I normally don’t blog about rumors, but the SEC repeatedly has indicated that it would hold an open Commission meeting to adopt proxy access soon so that it will be in place for the next proxy season. So when Kara Scannell wrote in this WSJ article earlier this morning that the SEC’s meeting would be Wednesday, August 25th – according to “people familiar with the matter” – I thought I would pass it along and stem the flow of emails asking me when it would happen. Of course – until we see the SEC’s official meeting notice – that date may change, as rumored meeting dates often do…
Three Prominent UK Pension Funds Urge Companies to Resist Annual Director Elections
Here is news culled from this Wachtell Lipton memo written by Adam Emmerich, William Savitt and Brian Walker:
In response to new “good governance” guidance from the UK’s Financial Reporting Council (FRC) that requires companies either to put their directors up for annual reelection or to explain why they have opted for triennial elections, three of the UK’s largest institutional investors wrote an open letter urging companies to resist.
The letter, published in the Financial Times and delivered to every company listed in the FTSE All-Share index, criticizes the FRC’s guidance as unnecessary and damaging to the interests of companies and shareholders. The measure threatens to “engender a short-term culture with the risk of effective boards being distracted by short-term voting outcomes,” the investors write, which would be “detrimental to the interests of shareholders such as the pension funds we represent, who seek to have long-term, constructive, relationships with the directors of companies in which they invest.” The letter closes with a promise to support boards of directors who provide a reasonable argument for retaining triennial elections.
The investors manage three of the UK’s biggest pension funds – Hermes Equity Ownership Services, Railpen Investments and Universities Superannuation Scheme – who between them manage assets of £106 billion (US$169 billion). The letter is a powerful reminder that corporate governance arrangements should be designed to encourage the long-term strategic vision and direction necessary to maximize value for all constituencies. Replacing experienced and contemplative stewardship with myopic proxy politics encourages asymmetric risk-taking and similar tactics that pay off today at the expense of tomorrow.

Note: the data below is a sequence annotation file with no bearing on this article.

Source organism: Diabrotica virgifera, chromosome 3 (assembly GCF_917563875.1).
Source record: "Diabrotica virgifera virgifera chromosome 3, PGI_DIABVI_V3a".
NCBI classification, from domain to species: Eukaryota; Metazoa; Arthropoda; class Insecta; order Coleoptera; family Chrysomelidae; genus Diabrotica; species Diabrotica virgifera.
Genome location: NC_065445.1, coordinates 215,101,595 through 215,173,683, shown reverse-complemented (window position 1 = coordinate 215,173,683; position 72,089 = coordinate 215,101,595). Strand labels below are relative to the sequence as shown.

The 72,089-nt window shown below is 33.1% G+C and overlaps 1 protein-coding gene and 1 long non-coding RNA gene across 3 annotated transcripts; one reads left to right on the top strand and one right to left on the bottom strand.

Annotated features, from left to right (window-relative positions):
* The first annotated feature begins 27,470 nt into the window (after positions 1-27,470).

As we have long argued, subjugating the corporate enterprise to the whims of the moment benefits no one – least of all shareholders, as these influential investors recognize. This very public resistance by large, sophisticated, long-term investors to the one-size-fits-all prescriptions of “good governance” may well mark a turning point in the fight for the preservation of shareholder capitalism in a form that allows for the continued strength and growth of American and European public companies.
July-August Issue: Deal Lawyers Print Newsletter
This July-August issue of the Deal Lawyers print newsletter was just sent to the printer and includes articles on:
– Will Mandatory Shareholder Approval of Golden Parachutes Dull Their Luster?
– Mini-Tender Offers: More Frequent – No Less Troubling
– Latest Developments in Use of Top-Up Options
– Blood in the Water? Use of Delaware’s Two-Record Date Statute May Provide Flexibility, But Can Also Expose a Weak Hand
– Delaware Protects Attorney-Client Privilege for Investment Banker Communications
– Leveraged Acquisitions: A New Post-Credit Crisis Structure
– Delaware Court of Chancery Announces New Rules for Controlling Shareholder Freeze-Out Transactions
If you’re not yet a subscriber, try a “Rest of ’10 for Half-Price” no-risk trial to get a non-blurred version of this issue on a complimentary basis.
– Broc Romanek